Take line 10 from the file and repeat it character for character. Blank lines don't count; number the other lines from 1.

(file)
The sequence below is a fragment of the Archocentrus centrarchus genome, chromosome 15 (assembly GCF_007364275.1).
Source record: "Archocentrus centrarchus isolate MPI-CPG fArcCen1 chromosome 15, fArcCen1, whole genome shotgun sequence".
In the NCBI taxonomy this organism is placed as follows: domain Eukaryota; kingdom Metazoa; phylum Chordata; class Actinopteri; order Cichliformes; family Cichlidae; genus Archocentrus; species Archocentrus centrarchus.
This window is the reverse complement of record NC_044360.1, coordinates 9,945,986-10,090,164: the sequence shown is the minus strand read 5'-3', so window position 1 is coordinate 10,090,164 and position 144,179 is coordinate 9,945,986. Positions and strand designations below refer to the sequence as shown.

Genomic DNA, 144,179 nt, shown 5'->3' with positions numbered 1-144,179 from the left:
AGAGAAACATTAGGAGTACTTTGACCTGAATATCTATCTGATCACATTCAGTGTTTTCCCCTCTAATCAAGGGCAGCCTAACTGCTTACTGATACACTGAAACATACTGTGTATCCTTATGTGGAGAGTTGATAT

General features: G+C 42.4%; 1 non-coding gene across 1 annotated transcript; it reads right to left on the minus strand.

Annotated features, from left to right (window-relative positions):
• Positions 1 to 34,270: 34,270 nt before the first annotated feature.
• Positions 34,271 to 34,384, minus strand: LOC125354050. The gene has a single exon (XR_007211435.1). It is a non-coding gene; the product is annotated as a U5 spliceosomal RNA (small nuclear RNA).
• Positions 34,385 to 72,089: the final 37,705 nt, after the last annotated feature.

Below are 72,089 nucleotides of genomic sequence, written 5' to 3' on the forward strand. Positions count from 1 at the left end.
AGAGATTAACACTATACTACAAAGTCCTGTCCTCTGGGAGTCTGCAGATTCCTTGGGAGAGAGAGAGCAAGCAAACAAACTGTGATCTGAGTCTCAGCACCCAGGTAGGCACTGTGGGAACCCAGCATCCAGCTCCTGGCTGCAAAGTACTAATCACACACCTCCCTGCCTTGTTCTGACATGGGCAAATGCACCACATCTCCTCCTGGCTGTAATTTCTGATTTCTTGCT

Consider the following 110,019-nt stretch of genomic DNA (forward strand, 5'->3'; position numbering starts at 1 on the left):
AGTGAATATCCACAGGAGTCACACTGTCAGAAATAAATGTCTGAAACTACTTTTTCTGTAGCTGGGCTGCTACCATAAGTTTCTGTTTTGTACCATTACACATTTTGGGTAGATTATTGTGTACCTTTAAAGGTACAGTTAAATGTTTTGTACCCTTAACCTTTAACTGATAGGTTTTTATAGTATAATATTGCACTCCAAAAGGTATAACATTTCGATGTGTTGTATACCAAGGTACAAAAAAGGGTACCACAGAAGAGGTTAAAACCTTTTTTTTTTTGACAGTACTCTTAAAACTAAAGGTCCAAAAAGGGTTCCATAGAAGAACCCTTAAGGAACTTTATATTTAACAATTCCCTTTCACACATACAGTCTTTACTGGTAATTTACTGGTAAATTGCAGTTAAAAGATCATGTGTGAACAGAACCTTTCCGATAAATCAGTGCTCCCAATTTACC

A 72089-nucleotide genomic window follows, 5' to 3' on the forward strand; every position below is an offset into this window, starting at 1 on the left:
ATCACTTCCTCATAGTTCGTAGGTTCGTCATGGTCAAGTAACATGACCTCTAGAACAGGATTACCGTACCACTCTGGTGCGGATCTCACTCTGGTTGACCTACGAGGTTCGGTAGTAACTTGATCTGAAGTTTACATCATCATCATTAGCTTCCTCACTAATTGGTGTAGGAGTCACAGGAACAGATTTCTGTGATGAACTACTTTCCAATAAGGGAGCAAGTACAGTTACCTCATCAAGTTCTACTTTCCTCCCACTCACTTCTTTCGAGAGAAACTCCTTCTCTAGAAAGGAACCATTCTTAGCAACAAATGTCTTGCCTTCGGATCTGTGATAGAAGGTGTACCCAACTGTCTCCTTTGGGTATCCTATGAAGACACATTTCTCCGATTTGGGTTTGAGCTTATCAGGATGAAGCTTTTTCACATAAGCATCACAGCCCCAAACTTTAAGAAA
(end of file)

• Positions 34,271 to 34,384, minus strand: LOC125354050. The gene has a single exon (XR_007211435.1). It is a non-coding gene; the product is annotated as a U5 spliceosomal RNA (small nuclear RNA).